More immediately, during the special session, Republicans might remember one thing while plotting revenge on the upstarts that upset their agenda. The issues alone didn’t send millennials into a frenzy over Occupy.

It was the cavalier way issues dear to them were cast aside. Being brusque now is the sure way to elect Wendy Davis Governor - if not in 2014, then in 2018.


Tips? Suggestions? Ideas? Drop a line to carl (at) inanityofsanity (dot) com

Wednesday, June 11, 2014


A telling distortion
What's the Abbott campaign's strategy for dealing with the Texas GOP's epic fail on immigration? 


Abbott cannot deal with the reality, so he has to rely on distraction. Now, Tucker Carlson's scandal sheet does the dirty work with a thoroughly dishonest, gross misrepresentation. The claim? "Wendy Davis Caught On Camera Saying Republicans Dislike ‘People Who Don’t Look Like Them’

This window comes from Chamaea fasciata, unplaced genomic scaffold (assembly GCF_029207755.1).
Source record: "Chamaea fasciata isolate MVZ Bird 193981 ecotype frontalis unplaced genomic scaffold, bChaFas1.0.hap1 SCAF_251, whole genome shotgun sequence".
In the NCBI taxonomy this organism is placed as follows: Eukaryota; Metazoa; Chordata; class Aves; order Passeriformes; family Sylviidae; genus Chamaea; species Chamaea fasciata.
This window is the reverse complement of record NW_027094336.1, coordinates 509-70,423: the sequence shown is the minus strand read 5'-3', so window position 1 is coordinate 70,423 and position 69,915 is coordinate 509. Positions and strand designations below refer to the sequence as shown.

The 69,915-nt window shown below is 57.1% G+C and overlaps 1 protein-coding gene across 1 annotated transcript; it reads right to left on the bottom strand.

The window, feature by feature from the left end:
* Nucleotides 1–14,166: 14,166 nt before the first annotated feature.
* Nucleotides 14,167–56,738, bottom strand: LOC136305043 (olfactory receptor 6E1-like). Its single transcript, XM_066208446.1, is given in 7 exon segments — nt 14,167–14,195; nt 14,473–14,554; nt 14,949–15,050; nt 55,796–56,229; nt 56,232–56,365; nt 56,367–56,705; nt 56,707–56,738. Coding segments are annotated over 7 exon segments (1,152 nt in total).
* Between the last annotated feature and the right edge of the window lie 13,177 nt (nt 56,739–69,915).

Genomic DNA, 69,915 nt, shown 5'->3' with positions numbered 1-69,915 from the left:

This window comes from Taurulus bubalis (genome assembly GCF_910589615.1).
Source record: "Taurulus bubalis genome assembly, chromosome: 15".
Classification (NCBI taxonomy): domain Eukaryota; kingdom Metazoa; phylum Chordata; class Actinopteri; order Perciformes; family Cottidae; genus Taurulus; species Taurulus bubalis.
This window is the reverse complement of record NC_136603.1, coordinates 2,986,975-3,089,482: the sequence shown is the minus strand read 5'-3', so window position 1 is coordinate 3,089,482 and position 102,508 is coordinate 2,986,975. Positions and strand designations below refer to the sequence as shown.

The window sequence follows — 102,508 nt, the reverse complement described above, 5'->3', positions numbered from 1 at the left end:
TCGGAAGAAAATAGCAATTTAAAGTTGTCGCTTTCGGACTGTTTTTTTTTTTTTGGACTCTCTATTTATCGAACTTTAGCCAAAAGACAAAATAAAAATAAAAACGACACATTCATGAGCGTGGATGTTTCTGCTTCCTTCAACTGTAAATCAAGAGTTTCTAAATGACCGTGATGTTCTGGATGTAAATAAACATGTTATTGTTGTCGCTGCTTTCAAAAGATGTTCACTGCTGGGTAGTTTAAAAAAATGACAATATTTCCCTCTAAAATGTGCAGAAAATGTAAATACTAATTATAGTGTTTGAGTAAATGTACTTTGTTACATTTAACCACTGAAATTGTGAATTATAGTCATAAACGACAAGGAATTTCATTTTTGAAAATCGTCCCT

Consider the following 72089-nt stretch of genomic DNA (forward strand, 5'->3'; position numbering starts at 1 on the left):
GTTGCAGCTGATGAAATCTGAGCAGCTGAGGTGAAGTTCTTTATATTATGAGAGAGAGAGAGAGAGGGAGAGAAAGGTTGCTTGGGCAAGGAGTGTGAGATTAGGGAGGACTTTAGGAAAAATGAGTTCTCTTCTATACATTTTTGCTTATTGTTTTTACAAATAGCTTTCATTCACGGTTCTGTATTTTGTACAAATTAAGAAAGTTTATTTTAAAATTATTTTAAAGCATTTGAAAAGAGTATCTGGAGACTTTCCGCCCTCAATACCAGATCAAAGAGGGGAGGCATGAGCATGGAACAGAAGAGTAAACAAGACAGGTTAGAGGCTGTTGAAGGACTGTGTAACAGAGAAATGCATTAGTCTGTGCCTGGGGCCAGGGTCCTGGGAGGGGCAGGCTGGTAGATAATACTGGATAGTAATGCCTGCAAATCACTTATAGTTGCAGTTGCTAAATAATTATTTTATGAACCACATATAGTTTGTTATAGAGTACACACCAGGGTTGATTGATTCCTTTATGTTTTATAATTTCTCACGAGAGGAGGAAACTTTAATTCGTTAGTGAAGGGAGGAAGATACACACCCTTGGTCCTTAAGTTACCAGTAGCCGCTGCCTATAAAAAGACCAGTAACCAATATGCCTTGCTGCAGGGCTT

The distance between this and the reality of what she actually said is telling. As the Texas GOP convention was getting underway last Friday, Wendy spoke about the economic consequences of Teapublican ideology: 

...there are other pieces of course that shape and influence the economic success we have as a state. Showing value and respect for people is such an important part of that. You need look no further than what happened in Arizona with their anti-immigration bill and the withdrawal of tourism and the impact to their economy as a consequence of what ideological thinkers did to that state.

And the same is true with the conversations going on in the Republican convention right now. They're talking about whether they should soften their language on immigration. But we all know where they are because they've been talking about it on the airwaves for the last couple of months.

And we know what they really believe and think about people that don't look like them or come from where they come from....